'I fear not the man who has practiced 10,000 kicks once, I fear the man who has practiced one kick 10,000 times.' - Bruce Lee


The Perfect Summer: England 1911

Juliet Nicolson

By Jesse Kornbluth
Published: Jul 27, 2014
Category: Non Fiction

What a summer! Mass murder, drought, the slaughter of children, government stupor, the predicted breakup of Jay Z and Beyoncé’s marriage — the bummers go on and on. Was it ever like this before? Yes, it was. England, 1911.

In our secret hearts, many of us imagine that we belong elsewhere — say, in England, at a great country estate, in good weather, where we enjoy every luxury because we are rich and titled.

And why not, say, in May of 1911? Edward VII had died the previous spring; mourning was over, George V was about to be crowned, there would be a full season of glorious parties.

And the parties would be…hot. Paul Poiret’s evening gowns were in vogue, and they were wonderfully sheer. The brassiere was replacing the corset; women were displaying their assets. Sex was everywhere. When Rolls-Royce commissioned a new hood ornament, it chose a woman in a clinging gown.

In that year, Winston Churchill wore pink silk underwear. Extra night watchmen were hired at great country houses to protect the precious jewels of weekenders. Porters rang bells at 6 AM so guests could scurry back to the rooms they were supposed to occupy. At parties, the jaded acted out — for fun — moments like announcing a child’s death to its mother.

And, out of sight and out of mind, the lower orders seethed.

The upstairs/downstairs drama is old news — the stuff of Masterpiece Theater.

What makes "The Perfect Summer" fascinating is that England was, in 1911, about to experience dramatic change. [To buy the paperback from Amazon, click here. For the Kindle edition, click here.]

And — how funny is this? — the weather was a big factor.

Nicolson tells her story chronologically, month by month, a method that always builds suspense. In June, the crew of the Olympic goes on strike in Southampton; others follow. Diaghilev brings his new ballets to London. Leonard Woolf, dining with Lytton Strachey, meets 23-year-old Rupert Brooke.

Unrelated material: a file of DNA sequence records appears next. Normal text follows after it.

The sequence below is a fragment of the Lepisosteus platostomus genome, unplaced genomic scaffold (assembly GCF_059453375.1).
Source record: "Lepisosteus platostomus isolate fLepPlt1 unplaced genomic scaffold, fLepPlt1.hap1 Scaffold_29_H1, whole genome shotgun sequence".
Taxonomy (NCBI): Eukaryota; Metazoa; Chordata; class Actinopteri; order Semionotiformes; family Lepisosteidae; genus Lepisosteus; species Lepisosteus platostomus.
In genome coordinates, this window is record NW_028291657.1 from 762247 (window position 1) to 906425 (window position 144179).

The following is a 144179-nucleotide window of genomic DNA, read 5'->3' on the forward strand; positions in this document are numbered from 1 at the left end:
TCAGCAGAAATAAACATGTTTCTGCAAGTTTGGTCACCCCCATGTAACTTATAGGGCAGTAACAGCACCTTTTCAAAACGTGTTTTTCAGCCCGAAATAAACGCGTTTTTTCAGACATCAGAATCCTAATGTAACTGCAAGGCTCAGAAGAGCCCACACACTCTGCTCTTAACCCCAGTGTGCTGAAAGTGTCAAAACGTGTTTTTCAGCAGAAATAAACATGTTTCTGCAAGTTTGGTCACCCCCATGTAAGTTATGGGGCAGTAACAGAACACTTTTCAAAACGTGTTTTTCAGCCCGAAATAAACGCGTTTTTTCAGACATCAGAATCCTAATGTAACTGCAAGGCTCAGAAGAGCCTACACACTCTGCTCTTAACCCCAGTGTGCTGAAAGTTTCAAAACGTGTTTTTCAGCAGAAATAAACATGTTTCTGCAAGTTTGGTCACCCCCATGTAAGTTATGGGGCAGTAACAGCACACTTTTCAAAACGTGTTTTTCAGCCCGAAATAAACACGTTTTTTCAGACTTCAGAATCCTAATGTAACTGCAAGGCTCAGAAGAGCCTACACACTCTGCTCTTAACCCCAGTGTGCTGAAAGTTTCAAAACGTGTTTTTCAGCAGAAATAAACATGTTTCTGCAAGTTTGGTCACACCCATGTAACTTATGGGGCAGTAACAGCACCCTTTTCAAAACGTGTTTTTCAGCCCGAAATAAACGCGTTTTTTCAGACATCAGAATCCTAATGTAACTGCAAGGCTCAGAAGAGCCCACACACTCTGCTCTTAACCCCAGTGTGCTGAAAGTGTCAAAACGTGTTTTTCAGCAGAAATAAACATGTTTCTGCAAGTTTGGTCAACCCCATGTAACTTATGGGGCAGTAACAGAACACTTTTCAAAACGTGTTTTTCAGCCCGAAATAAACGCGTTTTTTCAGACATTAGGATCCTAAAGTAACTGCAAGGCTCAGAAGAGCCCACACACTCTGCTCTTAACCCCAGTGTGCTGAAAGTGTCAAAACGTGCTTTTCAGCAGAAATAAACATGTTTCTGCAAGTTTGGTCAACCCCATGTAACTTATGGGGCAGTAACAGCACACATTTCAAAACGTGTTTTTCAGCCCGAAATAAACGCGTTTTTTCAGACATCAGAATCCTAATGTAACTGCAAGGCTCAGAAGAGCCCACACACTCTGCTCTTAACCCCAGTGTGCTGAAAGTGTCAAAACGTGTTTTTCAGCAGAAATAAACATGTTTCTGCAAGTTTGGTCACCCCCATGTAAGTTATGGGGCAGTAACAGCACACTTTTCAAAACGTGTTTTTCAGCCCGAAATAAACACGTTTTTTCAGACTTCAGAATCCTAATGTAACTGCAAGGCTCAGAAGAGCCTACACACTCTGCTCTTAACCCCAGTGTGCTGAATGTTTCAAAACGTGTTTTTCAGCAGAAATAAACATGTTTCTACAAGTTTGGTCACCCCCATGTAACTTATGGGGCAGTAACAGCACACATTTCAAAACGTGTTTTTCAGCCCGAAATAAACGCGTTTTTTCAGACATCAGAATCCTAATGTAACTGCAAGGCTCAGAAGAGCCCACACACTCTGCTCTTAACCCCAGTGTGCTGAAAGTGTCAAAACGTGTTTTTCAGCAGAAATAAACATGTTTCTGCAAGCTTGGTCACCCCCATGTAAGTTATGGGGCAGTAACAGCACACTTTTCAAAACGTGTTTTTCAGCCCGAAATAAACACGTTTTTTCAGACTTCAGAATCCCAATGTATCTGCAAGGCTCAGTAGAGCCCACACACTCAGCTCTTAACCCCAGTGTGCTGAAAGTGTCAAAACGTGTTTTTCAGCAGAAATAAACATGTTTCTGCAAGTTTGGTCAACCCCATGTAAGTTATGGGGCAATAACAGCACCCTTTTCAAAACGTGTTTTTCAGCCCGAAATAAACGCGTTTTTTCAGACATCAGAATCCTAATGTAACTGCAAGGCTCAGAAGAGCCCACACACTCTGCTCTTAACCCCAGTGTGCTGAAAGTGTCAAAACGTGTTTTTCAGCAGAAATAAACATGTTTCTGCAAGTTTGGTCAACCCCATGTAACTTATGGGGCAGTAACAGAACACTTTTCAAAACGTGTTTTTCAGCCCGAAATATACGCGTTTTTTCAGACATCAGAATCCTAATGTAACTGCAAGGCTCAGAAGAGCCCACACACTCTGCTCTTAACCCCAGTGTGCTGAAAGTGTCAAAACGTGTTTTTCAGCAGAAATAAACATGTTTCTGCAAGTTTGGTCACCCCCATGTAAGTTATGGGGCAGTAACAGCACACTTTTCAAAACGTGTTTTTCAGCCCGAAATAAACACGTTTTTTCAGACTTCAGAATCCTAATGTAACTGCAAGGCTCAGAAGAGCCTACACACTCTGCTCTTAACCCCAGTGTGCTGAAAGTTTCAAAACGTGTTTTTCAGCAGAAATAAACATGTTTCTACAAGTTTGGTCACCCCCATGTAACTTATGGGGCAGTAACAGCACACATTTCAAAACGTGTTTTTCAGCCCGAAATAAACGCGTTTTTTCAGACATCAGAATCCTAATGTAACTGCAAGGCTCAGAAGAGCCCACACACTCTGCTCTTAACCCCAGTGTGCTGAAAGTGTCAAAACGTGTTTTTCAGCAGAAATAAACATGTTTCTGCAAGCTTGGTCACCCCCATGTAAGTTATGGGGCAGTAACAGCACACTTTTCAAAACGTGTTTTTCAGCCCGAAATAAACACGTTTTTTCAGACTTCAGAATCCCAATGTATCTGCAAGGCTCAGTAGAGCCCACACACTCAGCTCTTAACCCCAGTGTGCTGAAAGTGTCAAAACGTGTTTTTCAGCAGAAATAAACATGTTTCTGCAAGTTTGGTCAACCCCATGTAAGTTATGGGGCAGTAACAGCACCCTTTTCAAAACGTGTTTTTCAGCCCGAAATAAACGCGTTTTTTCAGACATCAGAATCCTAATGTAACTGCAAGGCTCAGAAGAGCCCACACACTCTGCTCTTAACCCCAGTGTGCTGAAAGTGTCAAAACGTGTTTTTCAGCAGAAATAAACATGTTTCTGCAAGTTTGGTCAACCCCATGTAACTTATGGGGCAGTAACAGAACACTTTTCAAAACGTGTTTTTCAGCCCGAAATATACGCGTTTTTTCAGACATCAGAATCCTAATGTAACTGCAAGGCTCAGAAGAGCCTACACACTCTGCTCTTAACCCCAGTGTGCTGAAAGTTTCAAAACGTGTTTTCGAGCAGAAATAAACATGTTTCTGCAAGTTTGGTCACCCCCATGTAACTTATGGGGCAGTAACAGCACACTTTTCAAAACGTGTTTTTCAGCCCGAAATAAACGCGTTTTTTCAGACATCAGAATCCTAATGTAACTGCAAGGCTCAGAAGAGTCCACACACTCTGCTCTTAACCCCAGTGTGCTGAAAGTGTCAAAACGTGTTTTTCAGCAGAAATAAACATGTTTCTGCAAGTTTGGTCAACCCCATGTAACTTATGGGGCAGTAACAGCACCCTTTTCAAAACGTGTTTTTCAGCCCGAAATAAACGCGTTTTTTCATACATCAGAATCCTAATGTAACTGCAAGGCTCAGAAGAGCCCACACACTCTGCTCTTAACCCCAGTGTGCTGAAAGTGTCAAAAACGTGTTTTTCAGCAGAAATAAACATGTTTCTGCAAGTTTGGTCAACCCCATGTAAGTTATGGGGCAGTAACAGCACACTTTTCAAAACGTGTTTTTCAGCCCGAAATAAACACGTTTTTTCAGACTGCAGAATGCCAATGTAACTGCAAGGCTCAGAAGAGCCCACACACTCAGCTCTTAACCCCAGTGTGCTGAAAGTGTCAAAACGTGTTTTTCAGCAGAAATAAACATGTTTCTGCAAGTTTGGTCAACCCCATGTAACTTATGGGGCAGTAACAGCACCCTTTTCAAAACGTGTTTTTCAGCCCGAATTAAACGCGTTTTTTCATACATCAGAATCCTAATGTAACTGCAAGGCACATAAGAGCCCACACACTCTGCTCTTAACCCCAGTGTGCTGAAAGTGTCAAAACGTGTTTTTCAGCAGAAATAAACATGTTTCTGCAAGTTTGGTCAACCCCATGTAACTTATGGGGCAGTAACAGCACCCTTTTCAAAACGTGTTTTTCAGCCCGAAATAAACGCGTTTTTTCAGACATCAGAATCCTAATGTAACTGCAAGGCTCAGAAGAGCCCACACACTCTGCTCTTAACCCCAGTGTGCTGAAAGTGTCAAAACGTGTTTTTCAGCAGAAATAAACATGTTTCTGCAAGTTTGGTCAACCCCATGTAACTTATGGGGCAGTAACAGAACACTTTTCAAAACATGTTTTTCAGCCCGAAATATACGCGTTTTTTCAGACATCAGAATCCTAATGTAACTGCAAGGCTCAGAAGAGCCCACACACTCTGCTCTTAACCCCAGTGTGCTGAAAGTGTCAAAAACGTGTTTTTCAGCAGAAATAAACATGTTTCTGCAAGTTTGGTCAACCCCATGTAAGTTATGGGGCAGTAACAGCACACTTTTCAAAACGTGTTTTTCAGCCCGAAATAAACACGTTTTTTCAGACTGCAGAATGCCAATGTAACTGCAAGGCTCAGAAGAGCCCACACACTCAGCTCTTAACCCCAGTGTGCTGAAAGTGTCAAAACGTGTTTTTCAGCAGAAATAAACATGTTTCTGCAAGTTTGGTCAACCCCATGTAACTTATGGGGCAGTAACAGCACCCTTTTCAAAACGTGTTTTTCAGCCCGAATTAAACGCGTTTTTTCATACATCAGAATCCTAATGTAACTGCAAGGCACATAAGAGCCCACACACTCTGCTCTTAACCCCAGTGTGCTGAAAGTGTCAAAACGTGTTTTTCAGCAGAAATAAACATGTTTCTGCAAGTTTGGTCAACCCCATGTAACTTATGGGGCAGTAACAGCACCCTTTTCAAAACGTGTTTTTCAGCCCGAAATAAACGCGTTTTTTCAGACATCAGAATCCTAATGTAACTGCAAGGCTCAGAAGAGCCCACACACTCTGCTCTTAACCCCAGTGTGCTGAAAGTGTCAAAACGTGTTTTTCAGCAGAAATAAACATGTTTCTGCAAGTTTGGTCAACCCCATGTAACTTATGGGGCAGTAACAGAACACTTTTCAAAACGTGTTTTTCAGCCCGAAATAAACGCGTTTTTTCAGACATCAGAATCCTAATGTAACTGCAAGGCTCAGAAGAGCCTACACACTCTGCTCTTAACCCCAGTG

In July, the temperature’s in the 80s and there are 20 consecutive days without rain.  Fires begin to break out along railroad tracks. At the Savoy, management sprays dancers with “ozone from iced cylinders”. Only the African animals in the London Zoo thrive.

Along the way, there are fascinating details. Did you know that, in 1911, 700 families owned a quarter of England? That a fingertip rubbed on soap and then on the rim of a bottle of champagne will keep the bubbly from frothing? That, after rent, the greatest fixed expense the poor routinely faced was insurance to cover the cost of funerals and burial?

But the poor are a bore. Always with us, etc. Not good copy. So let us gloss over the 548 reported deaths from childhood diarrhea in England in August, when the temperature hit 100 degrees. And let’s not spend too much time reading about that summer’s strikes, even though some believed a revolution was happening and, in mid-August, a railroad strike pretty much crippled the country

And so it goes, day after blistering day, with the rich as idle as ever and the poor making unaccustomed protest. And, of course, three years away and counting down, the war that will slaughter a generation.

This is a gripping portrait of otherwise intelligent people acting like fools because — well, it’s what people of a certain class do. In a way, it’s a very reassuring read: nothing new under the sun, and all. And who can resist several hundred amusing stories about Society Folk?

Short takes

“The Curse of Van Gogh”